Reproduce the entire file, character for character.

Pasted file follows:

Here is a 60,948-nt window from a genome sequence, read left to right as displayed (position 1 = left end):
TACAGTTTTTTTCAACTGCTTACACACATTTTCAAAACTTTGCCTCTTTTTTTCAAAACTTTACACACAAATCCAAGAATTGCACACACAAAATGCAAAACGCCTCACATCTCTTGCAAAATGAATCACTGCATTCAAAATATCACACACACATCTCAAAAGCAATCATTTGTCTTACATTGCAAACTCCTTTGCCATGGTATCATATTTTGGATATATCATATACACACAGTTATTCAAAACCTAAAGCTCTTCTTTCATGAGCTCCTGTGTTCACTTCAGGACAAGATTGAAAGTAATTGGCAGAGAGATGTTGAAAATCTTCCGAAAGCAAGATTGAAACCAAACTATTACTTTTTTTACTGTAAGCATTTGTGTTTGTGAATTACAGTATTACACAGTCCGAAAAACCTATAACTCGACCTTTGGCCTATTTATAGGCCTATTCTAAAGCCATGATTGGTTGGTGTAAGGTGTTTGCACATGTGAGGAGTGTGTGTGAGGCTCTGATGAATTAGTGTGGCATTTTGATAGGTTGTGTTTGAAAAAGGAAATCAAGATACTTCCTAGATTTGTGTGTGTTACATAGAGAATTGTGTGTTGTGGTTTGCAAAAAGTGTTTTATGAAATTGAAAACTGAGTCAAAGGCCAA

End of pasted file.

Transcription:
Here is a 60,948-nt window from a genome sequence, read left to right as displayed (position 1 = left end):
TACAGTTTTTTTCAACTGCTTACACACATTTTCAAAACTTTGCCTCTTTTTTTCAAAACTTTACACACAAATCCAAGAATTGCACACACAAAATGCAAAACGCCTCACATCTCTTGCAAAATGAATCACTGCATTCAAAATATCACACACACATCTCAAAAGCAATCATTTGTCTTACATTGCAAACTCCTTTGCCATGGTATCATATTTTGGATATATCATATACACACAGTTATTCAAAACCTAAAGCTCTTCTTTCATGAGCTCCTGTGTTCACTTCAGGACAAGATTGAAAGTAATTGGCAGAGAGATGTTGAAAATCTTCCGAAAGCAAGATTGAAACCAAACTATTACTTTTTTTACTGTAAGCATTTGTGTTTGTGAATTACAGTATTACACAGTCCGAAAAACCTATAACTCGACCTTTGGCCTATTTATAGGCCTATTCTAAAGCCATGATTGGTTGGTGTAAGGTGTTTGCACATGTGAGGAGTGTGTGTGAGGCTCTGATGAATTAGTGTGGCATTTTGATAGGTTGTGTTTGAAAAAGGAAATCAAGATACTTCCTAGATTTGTGTGTGTTACATAGAGAATTGTGTGTTGTGGTTTGCAAAAAGTGTTTTATGAAATTGAAAACTGAGTCAAAGGCCAA